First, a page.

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A “sea-life focused” spinoff from the team behind Saison
Angler was one of the city’s most anticipated 2018 openings, which is what happens when the chef behind one of the city’s -- and country’s -- most expensive tasting menu opens a “casual” restaurant with stunning Bay Bridge views that promises to be substantially more affordable. Of course “affordable” in this town somehow still means $17 cocktails, $20 for antelope tartare, and $60 for a whole chicken, so take that descriptor with a grain of salt (for which you will not be charged any extra, although the same cannot be said for the cultured butter, which will set you back $3, but is worth every penny).
Everything on the a la carte menu at Angler is worth it when you’re in the mood for a convivial meal that feels decadent in the most Northern California way possible, with ingredients from local hunters, ranchers, and farmers, and cooking that revolves around a 32-foot wood burning fireplace. The dishes (organized by “raw bar,” “salads,” “vegetables” and “fish and meat simply roasted over the embers”) are meant to be shared, and if you’re having a hard time deciding, one of the servers or sommeliers in their impeccably tailored suits will happily show you the way. Which will hopefully lead you to the aforementioned antelope tartare.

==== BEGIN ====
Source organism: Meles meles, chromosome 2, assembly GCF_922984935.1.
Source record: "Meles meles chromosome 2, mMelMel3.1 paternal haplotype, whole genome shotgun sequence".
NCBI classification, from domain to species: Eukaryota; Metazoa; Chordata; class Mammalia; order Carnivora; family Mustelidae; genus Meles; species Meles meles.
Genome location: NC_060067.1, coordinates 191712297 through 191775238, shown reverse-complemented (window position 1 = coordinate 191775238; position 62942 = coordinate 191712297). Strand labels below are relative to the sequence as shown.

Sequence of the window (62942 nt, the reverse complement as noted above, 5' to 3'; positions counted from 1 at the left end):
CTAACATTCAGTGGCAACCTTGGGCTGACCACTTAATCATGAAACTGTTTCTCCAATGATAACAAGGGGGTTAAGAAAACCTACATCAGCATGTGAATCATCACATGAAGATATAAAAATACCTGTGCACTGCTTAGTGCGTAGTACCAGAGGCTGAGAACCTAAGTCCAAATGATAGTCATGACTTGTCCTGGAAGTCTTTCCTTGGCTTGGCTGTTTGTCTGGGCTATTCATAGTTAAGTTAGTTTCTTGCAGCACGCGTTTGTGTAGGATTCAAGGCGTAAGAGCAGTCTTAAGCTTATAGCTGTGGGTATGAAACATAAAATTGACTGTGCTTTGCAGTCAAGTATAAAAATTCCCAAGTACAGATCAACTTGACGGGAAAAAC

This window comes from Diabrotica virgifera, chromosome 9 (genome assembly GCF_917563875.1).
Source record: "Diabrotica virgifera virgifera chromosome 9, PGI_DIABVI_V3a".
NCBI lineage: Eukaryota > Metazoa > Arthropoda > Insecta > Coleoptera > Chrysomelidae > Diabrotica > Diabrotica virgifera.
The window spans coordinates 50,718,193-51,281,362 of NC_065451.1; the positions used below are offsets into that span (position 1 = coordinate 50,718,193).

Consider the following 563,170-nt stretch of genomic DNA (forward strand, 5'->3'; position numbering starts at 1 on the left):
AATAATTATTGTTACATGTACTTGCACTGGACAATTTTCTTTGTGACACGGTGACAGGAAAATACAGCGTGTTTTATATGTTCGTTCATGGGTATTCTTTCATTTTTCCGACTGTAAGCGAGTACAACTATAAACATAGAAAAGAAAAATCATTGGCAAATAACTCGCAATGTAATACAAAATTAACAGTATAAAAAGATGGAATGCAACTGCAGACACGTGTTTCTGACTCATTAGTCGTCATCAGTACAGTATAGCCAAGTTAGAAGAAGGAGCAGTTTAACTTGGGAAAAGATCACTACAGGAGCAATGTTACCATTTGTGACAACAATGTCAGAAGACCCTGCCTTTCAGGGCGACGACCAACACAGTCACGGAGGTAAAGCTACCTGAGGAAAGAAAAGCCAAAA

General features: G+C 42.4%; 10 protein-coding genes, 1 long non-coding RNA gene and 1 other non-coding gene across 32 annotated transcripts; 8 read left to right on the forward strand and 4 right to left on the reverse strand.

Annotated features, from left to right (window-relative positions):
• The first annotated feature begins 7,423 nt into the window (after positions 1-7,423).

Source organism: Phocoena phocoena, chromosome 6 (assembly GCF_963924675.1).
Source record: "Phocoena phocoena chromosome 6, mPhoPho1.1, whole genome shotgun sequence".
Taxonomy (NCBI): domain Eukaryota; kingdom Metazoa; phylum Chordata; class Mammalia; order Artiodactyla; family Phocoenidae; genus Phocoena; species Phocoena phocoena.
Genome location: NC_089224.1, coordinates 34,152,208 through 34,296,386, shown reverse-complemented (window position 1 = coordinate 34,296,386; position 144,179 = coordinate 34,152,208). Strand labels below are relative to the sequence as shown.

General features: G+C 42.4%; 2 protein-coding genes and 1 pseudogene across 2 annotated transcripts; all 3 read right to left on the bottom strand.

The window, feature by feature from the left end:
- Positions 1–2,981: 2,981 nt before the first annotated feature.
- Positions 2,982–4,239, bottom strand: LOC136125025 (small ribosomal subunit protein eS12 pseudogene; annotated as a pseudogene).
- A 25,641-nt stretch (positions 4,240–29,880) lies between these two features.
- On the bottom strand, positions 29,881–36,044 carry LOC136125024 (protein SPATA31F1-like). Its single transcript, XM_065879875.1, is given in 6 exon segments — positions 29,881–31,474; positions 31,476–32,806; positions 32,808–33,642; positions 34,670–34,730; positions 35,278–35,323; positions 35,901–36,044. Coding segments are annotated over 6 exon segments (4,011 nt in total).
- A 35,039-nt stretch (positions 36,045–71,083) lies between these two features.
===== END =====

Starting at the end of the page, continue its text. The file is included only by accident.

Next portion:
This Italian restaurant is the hottest reservation in town.
There was a lot of buzz about this auto body shop-turned-pizza and pasta spot from chefs David Nayfeld and Angela Pinkerton before it opened, but once Anderson Cooper and Gwyneth Paltrow raved about the food on Instagram, any chance of getting reservations went straight out the second story window of the stylish and colorful dining room. However, for those who do manage to score a table (pro tip: wait in line before opening or go late night when walk-ins can be accommodated), Che Fico (pronounced “Kay Feeco”) continues to live up to the hype with a robust menu of the expected, like rustic pasta dishes and an SF-take on Neapolitan pizza (get the pineapple and onion, trust us), as well as the slightly more unexpected -- housemade salumeri (order the “Chef’s Progression”) and five “Cucina Ebraica” that are reflective of the Jewish-Italian tradition. The cocktail menu is also a standout, as are the desserts, which is why we don’t expect the reservation books to stop filling up anytime soon.
Fresh, flavorful Japanese-Peruvian food in a fun, friendly environment
We’re often asked for restaurant recommendations and, though it has only been open since September of this year, the place we’ve gushed about more than any other is Kaiyo. And we are well aware that there’s a whole faction of San Franciscans who are wary of venturing to Cow Hollow, but we promise this Nikkei-inspired dishes and cocktails at this vibrant and colorful restaurant with a heated patio are well worth the trip. What to order? Go often enough to order everything, but start with Hokkaido scallop tiradito, the Japanese bluefin tuna, the smoked duck breast sashimi with shaved foie gras torchon, the Japanese mentaiko pasta with clams and pork, and the cusquena-brined Mary’s chicken.